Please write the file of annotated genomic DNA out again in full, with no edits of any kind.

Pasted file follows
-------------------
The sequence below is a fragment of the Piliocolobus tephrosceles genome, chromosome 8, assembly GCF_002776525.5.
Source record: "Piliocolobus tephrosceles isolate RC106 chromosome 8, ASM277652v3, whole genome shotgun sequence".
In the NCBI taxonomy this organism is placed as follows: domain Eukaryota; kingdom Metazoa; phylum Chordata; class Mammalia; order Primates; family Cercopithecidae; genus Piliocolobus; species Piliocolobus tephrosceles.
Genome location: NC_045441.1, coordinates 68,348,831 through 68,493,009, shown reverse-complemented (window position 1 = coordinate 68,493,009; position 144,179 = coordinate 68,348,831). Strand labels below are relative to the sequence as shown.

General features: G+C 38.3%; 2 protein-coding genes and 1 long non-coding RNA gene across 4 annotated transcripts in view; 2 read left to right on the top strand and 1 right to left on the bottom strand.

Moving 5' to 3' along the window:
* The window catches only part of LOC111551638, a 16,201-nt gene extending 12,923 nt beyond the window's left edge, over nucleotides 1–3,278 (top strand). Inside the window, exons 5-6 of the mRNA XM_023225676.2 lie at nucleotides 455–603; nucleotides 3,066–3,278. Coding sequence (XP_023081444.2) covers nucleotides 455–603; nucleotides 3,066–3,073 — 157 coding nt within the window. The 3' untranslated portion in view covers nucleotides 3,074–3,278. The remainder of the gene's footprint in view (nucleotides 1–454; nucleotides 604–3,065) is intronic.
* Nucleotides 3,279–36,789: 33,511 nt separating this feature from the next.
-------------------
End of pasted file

The sequence below is a fragment of the Piliocolobus tephrosceles genome, chromosome 8, assembly GCF_002776525.5.
Source record: "Piliocolobus tephrosceles isolate RC106 chromosome 8, ASM277652v3, whole genome shotgun sequence".
In the NCBI taxonomy this organism is placed as follows: domain Eukaryota; kingdom Metazoa; phylum Chordata; class Mammalia; order Primates; family Cercopithecidae; genus Piliocolobus; species Piliocolobus tephrosceles.
Genome location: NC_045441.1, coordinates 68,348,831 through 68,493,009, shown reverse-complemented (window position 1 = coordinate 68,493,009; position 144,179 = coordinate 68,348,831). Strand labels below are relative to the sequence as shown.

General features: G+C 38.3%; 2 protein-coding genes and 1 long non-coding RNA gene across 4 annotated transcripts in view; 2 read left to right on the top strand and 1 right to left on the bottom strand.

Moving 5' to 3' along the window:
* The window catches only part of LOC111551638, a 16,201-nt gene extending 12,923 nt beyond the window's left edge, over nucleotides 1–3,278 (top strand). Inside the window, exons 5-6 of the mRNA XM_023225676.2 lie at nucleotides 455–603; nucleotides 3,066–3,278. Coding sequence (XP_023081444.2) covers nucleotides 455–603; nucleotides 3,066–3,073 — 157 coding nt within the window. The 3' untranslated portion in view covers nucleotides 3,074–3,278. The remainder of the gene's footprint in view (nucleotides 1–454; nucleotides 604–3,065) is intronic.
* Nucleotides 3,279–36,789: 33,511 nt separating this feature from the next.